What if you were told, that your life is actually entwined with that of fairy tales? Having faced too much bad luck for it to be "bad luck," Alice (protagonist) comes to shocking realizations one day after school. On a mission one can only call "spun by fate," she is determined to change her destiny. This book was very captivating overall, and I liked how it didn't try to appeal to a huge audience. It had its quirks and darkness, and unless readers enjoy it fully, it is not worth continuing. Fair warning, it does not shy away from blood/gore. -@Siri of the Hamilton Public Library's Teen Review Board
It's an interesting premise and a decent read... but I wasn't especially compelled or moved by any of it.
This is a very captivating read. One immediately connects to the plot and is eager to see what comes next. Perhaps it is my love of folklore and fairy tales, but this wondrous world of the tales told is exciting. I love the spin on fairy tales creating more of a grimm twist.
Thoroughly enjoyed this one but now I'm sad because I want to read Tales from the Hinterland and I can't! Another one the I just read will be made into a movie! Definitely worth the time!!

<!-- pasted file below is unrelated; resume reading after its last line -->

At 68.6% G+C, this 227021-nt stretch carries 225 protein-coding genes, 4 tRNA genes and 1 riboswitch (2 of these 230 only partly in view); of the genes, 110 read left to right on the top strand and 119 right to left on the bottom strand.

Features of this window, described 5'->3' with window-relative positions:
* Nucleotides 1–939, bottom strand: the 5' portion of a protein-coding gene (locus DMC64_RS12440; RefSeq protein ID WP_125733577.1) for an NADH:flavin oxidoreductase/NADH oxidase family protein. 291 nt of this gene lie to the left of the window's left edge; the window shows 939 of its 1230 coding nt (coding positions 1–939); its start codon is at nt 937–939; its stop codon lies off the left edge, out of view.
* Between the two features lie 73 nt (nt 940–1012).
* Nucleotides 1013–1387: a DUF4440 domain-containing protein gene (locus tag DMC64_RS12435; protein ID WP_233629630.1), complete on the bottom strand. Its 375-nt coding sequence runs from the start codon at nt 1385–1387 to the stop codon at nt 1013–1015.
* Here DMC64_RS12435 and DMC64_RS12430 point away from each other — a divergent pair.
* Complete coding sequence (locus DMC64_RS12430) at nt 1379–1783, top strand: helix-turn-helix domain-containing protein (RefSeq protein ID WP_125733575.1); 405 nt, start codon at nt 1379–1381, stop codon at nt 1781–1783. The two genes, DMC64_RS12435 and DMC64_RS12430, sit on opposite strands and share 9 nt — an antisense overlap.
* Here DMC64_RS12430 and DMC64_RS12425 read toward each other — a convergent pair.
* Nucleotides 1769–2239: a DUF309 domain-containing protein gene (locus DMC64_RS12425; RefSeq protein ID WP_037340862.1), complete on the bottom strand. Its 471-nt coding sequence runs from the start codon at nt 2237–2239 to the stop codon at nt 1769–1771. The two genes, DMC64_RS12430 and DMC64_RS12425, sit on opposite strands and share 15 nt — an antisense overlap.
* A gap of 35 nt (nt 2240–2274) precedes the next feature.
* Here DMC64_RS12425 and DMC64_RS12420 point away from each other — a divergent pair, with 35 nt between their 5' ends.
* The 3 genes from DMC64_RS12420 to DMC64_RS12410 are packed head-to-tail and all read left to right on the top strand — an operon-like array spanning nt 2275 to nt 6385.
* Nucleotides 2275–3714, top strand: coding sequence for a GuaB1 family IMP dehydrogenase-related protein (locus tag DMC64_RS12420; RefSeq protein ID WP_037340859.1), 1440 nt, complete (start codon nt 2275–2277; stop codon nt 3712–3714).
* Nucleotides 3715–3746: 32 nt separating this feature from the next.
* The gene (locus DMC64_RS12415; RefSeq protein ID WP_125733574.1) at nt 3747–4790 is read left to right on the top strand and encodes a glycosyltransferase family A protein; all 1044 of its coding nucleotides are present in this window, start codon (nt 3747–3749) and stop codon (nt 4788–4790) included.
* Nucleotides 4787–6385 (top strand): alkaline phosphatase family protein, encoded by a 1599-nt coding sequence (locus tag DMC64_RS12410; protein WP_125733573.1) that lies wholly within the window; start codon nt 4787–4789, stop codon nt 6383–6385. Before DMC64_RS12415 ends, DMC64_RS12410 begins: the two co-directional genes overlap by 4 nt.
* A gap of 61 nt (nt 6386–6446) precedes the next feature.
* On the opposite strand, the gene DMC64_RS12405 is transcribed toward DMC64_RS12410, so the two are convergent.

Though there were pieces of this novel that felt...extra, the story itself does an amazing job of telling the tale of those of us in the LGBT+ community that tried to find reconciliation between who we are and what our religion wanted from us. I remember going to church camp and the feeling of disgust with myself that I was a gay man, which was taught to me by the "caring" counselors was against the God that I wanted to love me. I would completely recommend this book. It read really easily and reflected a lot of the emotions and struggles I faced as a teenager.
Haunting and eminently readable.
Interesting novel! Twist on the classic Alice in Wonderland tale as it takes a dark turn. The story is a bit slow in the beginning but moves along quickly. Good read. Dark humor, dark tales, interesting concept. Would recommend.
I'm not a fan of gruesome, graphic, gory horror; however, I'm a big fan of stories that are dark. Atmospheric. Disquieting. Plumbing the depths of the human psyche. Some of those stories are creepy dark. Some of them are deliciously dark. The Hazel Wood is gritty dark.
Alice has spent her life haunted by a collection of dark fairy tales famously authored by her grandmother. Haunted, and hounded. Always on the run, in one way or another, with her rootless mother. A loving, fiercely protective mother who has always been fully open and honest about everything. Except for one topic: Alice's grandmother--whom she has never met--and the famous, hard-to-find, collectable book--which she has never read. There is a mystery at the center of Alice's life.